This galaxy is an icon that perfectly represents the difference between the southern and nortern sky. Centaurus A is exciting from a scientific point of view as well: an elliptical galaxy is tearing apart a spiral. And the nearest super massive black hole lies in the center of it. The view of this galaxy in the telescope is very exciting as well - it completely resembles the high quality photos. Two thirds of the field of view are filled with the faint peripheries. But the real attraction is the dust lane and the inhomogenities around the center. The bright and dark spots. Unfortunately I didn't see this galaxy with the 24" Dobsonian. Iván told me that the dust lane was unbelievably detailed. It would have been hard to draw.
It might be worth comparing the drawing, that is the visual impression and the photograph. The photo on the left, courtesy of Iván Éder was made using a 20 cm astrograph at the exact same spot the drawing was made (within a 10 m circle) with 1 day difference at most. The original photograph has been rotated and cropped to show a similar area as the positive drawing.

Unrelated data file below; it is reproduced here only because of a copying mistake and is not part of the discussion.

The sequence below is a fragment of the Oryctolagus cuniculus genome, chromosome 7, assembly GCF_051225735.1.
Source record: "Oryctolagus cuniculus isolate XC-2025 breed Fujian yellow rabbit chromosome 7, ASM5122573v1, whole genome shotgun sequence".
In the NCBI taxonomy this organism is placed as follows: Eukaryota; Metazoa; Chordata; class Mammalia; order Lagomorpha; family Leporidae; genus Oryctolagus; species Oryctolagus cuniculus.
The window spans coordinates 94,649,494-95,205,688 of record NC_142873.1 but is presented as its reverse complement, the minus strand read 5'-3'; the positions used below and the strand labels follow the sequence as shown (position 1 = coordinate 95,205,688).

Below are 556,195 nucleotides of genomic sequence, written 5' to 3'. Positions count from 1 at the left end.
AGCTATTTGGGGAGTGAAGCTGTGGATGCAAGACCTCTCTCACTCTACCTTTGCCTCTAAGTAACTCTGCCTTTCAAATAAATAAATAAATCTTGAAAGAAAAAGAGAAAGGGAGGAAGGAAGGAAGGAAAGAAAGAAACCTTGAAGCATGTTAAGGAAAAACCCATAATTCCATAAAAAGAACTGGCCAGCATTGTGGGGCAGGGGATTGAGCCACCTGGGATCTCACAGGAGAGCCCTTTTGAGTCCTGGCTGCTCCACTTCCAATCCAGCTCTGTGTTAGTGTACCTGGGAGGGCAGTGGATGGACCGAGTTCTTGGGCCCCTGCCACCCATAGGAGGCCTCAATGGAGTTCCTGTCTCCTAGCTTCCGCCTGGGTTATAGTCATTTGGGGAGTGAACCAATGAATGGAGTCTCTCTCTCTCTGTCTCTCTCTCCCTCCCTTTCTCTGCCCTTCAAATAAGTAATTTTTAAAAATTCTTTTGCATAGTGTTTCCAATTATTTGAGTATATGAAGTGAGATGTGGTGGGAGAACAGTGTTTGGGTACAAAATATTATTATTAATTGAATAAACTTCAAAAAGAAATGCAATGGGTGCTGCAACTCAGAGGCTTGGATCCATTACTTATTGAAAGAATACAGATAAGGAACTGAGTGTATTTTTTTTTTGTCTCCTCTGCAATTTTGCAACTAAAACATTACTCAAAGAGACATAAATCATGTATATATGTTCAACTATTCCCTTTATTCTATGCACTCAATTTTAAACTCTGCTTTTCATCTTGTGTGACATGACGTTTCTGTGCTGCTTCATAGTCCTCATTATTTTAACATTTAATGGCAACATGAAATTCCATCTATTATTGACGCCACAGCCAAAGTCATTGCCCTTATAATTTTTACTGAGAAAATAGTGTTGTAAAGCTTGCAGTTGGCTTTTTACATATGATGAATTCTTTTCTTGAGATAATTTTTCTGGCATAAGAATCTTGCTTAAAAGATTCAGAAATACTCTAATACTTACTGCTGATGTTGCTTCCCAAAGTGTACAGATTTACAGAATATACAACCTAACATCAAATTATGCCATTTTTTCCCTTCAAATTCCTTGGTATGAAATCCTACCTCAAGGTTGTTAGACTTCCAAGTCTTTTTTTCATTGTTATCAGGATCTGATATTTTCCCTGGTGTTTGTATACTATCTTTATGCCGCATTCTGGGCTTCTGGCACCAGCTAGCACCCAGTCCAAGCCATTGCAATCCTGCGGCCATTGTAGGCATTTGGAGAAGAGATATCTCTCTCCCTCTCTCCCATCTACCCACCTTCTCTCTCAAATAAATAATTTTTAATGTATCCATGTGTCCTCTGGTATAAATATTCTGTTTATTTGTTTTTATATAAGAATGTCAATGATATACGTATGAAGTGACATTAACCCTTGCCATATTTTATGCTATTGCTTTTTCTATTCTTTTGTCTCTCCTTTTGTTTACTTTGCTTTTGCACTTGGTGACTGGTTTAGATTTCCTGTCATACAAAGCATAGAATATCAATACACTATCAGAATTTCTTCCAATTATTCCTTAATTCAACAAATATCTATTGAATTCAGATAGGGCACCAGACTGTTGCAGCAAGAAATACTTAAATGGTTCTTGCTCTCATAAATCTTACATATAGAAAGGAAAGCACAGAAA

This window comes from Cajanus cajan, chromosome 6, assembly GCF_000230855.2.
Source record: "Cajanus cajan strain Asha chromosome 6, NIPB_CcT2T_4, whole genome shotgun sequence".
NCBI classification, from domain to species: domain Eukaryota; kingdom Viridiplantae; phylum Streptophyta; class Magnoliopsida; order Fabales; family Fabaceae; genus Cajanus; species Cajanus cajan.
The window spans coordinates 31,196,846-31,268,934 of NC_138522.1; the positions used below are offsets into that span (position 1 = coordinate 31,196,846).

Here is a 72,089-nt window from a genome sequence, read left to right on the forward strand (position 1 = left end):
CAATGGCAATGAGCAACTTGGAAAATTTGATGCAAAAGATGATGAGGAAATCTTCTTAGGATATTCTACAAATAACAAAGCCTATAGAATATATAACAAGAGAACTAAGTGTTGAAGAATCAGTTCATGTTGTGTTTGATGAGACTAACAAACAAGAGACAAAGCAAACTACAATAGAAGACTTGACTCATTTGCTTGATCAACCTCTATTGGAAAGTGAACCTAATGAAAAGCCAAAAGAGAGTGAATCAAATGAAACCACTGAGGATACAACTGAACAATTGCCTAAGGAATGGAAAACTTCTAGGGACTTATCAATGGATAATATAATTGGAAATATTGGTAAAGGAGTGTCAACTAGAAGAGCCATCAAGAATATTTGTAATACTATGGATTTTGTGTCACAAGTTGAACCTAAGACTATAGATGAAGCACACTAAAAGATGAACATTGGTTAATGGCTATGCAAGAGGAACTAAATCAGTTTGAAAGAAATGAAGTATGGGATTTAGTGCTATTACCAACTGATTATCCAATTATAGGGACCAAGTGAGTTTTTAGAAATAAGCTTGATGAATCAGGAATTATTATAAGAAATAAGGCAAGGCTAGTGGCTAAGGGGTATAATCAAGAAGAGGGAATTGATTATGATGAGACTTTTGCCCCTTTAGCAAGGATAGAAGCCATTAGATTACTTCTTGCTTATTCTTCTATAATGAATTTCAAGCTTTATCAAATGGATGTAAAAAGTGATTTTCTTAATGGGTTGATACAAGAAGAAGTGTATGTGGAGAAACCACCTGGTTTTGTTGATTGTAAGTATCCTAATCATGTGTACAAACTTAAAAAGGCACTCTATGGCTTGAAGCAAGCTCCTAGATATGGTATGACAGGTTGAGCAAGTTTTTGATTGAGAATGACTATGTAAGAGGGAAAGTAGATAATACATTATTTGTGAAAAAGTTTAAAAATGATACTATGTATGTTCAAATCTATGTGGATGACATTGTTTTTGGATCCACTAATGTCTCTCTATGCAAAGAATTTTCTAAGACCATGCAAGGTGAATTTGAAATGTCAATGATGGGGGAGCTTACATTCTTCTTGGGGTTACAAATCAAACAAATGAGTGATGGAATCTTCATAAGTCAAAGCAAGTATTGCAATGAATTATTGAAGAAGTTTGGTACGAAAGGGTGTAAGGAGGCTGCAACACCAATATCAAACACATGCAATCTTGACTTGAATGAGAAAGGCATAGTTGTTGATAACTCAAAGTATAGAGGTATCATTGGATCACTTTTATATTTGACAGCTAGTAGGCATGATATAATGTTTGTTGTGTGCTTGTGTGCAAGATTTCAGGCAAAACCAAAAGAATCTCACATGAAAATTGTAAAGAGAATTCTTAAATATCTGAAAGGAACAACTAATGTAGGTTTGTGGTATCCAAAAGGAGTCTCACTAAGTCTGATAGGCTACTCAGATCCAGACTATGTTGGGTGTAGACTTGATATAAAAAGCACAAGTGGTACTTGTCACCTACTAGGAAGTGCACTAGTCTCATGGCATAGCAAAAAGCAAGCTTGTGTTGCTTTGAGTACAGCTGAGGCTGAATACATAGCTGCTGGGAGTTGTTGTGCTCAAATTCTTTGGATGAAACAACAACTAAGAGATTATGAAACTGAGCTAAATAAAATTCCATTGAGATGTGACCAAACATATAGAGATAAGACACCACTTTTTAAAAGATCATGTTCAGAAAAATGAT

It is obvious that only the inner brighter part of the galaxy could be seen visually, though it was huge as well. The drawing is a little distorted: the aspect ratio does not perfectly match that of the photograph. Besides these things the stars can clearly be identified, and many details of the galaxy were visible (e.g. the curved ends of the dust lane).
The grand spiral galasy of Pavo
Huge and faint supernova remnant in the southern sky
Centaurus globular cluster
The second globular in Centaurus
Apus globular cluster
Globular cluster close to the Southern celestial pole
Polar ring galaxy
Barred spiral galaxy in the thick of the Milky Way